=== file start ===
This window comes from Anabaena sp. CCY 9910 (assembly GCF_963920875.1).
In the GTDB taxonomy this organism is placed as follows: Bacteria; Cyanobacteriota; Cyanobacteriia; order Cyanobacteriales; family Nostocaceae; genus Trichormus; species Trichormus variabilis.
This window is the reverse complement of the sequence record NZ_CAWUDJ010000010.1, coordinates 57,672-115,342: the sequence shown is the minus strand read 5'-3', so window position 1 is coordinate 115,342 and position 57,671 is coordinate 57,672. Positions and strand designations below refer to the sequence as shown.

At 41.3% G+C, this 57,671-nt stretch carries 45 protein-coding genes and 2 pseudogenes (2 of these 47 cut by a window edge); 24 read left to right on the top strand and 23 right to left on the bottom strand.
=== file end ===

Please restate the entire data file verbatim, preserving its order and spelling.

This window comes from Anabaena sp. CCY 9910 (assembly GCF_963920875.1).
In the GTDB taxonomy this organism is placed as follows: Bacteria; Cyanobacteriota; Cyanobacteriia; order Cyanobacteriales; family Nostocaceae; genus Trichormus; species Trichormus variabilis.
This window is the reverse complement of the sequence record NZ_CAWUDJ010000010.1, coordinates 57,672-115,342: the sequence shown is the minus strand read 5'-3', so window position 1 is coordinate 115,342 and position 57,671 is coordinate 57,672. Positions and strand designations below refer to the sequence as shown.

At 41.3% G+C, this 57,671-nt stretch carries 45 protein-coding genes and 2 pseudogenes (2 of these 47 cut by a window edge); 24 read left to right on the top strand and 23 right to left on the bottom strand.